Skip to main content

 It was never a question of “if” for Marc Boom, MD, CEO of Houston Methodist Hospital, it was a question of “when.” As it turned out, the “when” was unprecedented. Boom mandated the COVID-19 vaccine for all Houston Methodist employees and was the first hospital to do so in the U.S.  

“We see it as consistent with our culture and our responsibility to keep patients safe. People who work in health care have a sacred obligation to care for patients and keep them safe. Much like with the flu shot mandate, which we’ve done for a dozen years, mandating the COVID pandemic when we know the vaccine is safe and effective, it fulfills that sacred obligation,” Boom says in an exclusive interview with Health Evolution. 

The vaccine mandate was announced on March 31st and went into effect on June 7th. A group of 117 employees sued the hospital arguing that it was coercion to make them take an “unproven vaccine.” A federal judge did not agree and ruled in favor of Houston Methodist. He described the comparison by the employees of the vaccine mandate to medical experimentation in Nazi concentration camps as reprehensible.  

The ruling gave many other hospitals and health systems the validation they needed to go ahead with their own vaccine mandates. While some health care leaders have hesitated to put in a vaccine mandate due to labor shortage concerns, Boom says more than 2,600 hospitals and health systems mandated the vaccine before President Biden’s federal requirement will make it necessary for all organizations to comply. 

Read more: Early lessons from CEOs who required vaccines before Biden’s mandate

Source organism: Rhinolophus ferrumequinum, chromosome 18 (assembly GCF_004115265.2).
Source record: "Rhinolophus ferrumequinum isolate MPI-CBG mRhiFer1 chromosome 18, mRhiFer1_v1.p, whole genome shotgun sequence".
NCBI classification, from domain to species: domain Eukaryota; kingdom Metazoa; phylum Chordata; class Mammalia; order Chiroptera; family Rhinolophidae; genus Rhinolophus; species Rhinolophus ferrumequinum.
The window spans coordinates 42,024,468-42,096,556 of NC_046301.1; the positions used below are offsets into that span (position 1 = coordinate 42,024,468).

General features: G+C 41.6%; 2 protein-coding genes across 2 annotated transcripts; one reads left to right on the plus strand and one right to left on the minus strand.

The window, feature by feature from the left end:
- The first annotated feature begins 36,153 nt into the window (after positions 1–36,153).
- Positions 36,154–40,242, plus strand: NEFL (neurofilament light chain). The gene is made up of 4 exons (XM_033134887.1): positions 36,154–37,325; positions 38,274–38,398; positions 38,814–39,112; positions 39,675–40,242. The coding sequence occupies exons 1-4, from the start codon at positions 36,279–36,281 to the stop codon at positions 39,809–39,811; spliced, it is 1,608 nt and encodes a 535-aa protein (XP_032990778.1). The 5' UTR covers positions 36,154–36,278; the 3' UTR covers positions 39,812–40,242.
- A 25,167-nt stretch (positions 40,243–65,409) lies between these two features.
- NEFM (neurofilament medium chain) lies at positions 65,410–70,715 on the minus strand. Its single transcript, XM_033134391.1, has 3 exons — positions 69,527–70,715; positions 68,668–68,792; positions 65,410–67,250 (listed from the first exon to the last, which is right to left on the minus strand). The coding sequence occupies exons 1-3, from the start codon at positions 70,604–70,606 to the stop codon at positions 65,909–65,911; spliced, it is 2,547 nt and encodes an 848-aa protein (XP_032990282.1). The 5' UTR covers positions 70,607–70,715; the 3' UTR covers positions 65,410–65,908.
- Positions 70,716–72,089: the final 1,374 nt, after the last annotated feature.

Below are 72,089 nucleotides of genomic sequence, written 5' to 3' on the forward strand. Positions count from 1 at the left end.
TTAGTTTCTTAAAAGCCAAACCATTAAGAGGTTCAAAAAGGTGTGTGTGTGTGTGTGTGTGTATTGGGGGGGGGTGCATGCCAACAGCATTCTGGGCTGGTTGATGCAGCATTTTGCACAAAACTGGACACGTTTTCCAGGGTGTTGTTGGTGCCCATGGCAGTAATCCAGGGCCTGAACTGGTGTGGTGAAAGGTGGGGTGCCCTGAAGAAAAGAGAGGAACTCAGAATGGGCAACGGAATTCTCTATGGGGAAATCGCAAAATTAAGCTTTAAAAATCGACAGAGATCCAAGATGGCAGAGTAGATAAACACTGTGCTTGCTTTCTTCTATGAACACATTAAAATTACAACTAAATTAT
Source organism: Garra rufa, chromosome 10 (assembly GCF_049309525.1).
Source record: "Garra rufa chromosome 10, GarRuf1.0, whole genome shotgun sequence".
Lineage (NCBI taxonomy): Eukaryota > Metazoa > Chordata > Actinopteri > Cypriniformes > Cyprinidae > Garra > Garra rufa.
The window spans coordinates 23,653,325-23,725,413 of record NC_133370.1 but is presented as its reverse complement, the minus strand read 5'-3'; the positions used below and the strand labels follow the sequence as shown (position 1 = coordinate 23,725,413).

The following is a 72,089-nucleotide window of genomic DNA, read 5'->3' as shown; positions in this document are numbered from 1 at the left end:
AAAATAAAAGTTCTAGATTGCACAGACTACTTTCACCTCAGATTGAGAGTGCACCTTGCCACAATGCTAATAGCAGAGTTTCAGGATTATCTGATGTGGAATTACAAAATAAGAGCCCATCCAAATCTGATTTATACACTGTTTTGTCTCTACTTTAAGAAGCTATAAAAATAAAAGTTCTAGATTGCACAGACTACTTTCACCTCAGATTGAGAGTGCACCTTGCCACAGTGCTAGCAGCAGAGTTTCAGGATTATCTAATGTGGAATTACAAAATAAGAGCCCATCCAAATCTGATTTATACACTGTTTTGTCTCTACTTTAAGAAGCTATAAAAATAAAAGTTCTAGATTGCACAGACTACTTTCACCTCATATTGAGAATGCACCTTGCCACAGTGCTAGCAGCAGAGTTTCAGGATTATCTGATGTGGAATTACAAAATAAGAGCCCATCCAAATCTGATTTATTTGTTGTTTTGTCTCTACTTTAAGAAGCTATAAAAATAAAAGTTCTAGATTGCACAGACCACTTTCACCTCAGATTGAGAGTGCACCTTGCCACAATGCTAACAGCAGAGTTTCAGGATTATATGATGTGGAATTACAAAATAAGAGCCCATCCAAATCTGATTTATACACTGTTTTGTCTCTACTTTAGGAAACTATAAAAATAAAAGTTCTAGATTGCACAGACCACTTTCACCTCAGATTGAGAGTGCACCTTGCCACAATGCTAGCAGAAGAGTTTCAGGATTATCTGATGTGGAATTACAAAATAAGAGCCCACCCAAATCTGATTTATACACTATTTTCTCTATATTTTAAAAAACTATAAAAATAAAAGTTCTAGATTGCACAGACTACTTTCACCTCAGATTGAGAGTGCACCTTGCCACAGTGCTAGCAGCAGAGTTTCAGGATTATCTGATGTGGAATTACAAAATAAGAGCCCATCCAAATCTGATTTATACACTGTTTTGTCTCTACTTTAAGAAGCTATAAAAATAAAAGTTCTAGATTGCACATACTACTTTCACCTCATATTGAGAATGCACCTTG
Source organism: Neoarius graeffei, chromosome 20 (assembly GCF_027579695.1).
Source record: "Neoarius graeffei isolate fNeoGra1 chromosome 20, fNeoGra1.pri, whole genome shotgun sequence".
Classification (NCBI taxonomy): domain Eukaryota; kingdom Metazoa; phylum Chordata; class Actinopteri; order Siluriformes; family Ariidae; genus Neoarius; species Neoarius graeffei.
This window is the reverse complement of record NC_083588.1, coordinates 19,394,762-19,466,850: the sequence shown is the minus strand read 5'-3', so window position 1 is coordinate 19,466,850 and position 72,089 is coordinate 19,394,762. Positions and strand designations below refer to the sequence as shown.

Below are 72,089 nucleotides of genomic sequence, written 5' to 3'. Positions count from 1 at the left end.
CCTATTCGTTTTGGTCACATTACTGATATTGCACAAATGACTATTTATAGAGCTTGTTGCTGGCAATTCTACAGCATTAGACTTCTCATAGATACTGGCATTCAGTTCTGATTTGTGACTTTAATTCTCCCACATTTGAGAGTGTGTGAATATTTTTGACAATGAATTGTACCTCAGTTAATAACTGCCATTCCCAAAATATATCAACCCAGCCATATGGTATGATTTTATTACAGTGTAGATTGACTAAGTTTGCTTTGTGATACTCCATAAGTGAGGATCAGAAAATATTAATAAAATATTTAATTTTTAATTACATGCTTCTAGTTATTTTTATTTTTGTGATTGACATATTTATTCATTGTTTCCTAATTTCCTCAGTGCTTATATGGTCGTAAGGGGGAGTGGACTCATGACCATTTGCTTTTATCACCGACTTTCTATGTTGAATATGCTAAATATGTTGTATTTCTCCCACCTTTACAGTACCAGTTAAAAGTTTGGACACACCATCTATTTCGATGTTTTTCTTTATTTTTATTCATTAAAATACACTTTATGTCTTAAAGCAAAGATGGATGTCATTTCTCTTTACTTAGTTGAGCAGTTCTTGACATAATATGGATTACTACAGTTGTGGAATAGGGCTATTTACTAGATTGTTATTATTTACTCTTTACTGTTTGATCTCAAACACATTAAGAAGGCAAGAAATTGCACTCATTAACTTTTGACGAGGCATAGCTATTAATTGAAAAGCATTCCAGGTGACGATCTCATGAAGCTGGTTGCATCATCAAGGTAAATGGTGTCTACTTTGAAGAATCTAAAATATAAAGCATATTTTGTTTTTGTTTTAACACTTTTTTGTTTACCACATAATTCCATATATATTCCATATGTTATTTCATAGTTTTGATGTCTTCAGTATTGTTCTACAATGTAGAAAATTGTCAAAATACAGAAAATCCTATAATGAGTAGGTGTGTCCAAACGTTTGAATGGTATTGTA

Health Evolution spoke with Boom about the backlash from employees when Houston Methodist announced the mandate, why he thinks vaccine mandates actually improve the labor shortage problem rather than exacerbate it, and advice he has for CEOs who are wrestling with this problem.  

What kind of backlash did you face when you announced this mandate in March? 

It was very vocal, and it came from a small minority. The vast majority of my employees were saying to me, “This is great. I am glad we’re leading this. Thank you for keeping us safe. Thank you for keeping our patients safe.” And then a very vocal, small minority—in fact, the really vocal were only a couple of people—decided to be very vocal. We managed through that. At the end of the day, we managed to keep 99.4 percent of our employees. We only had 0.6 percent of employees who left as a result of the mandate. That’s a very small percentage and was manageable. We were able to quickly refill those positions. We are sorry to have lost those people, but they made their choice. But 99.4 percent of our employees complied with the policy. As a result, we have an incredibly safe workforce and hospital.  

We’re on the back end of a very difficult surge from this Summer and this mandate really functioned quite well in all ways we would have wanted. We want to keep our patients safe. We want to keep our employees safe. What we saw was we had markedly decreased absenteeism compared to other COVID surges and a markedly decreased number of employees getting sick.  

In the summer of 2020, at peak, we had about 250-300 excess short-term disability filings. These were employees going out in the community and getting COVID. We typically had a lower rate than the community, but it still mirrored the community. That was 250-300 per week. You are out for two weeks if you have COVID. This summer our peak was around 100 excess filings. That means we were preserving 150 per week. With a two-week absence, we were preserving 300-400 employees in the workforce at any given time. In 2020, at the height of that surge, we had 12 employees in intensive care, two of whom passed away. This summer, we had zero employees who needed ICU care. When we looked at it, in the vaccinated 26,000-plus employees, only 0.03 percent required hospitalization. A vanishingly small number. Of the 450 unvaccinated people, the people who got exemptions, we had 1.32 percent needing admissions. There was 44 times the likelihood of getting admitted if you were unvaccinated than if you were vaccinated. We fulfilled our sacred obligation to keep patients safe and our ethical obligation to keep employees safe. We retained capacity to care for the community during a pandemic. I see this mandate, with the benefit of hindsight, as a resounding success.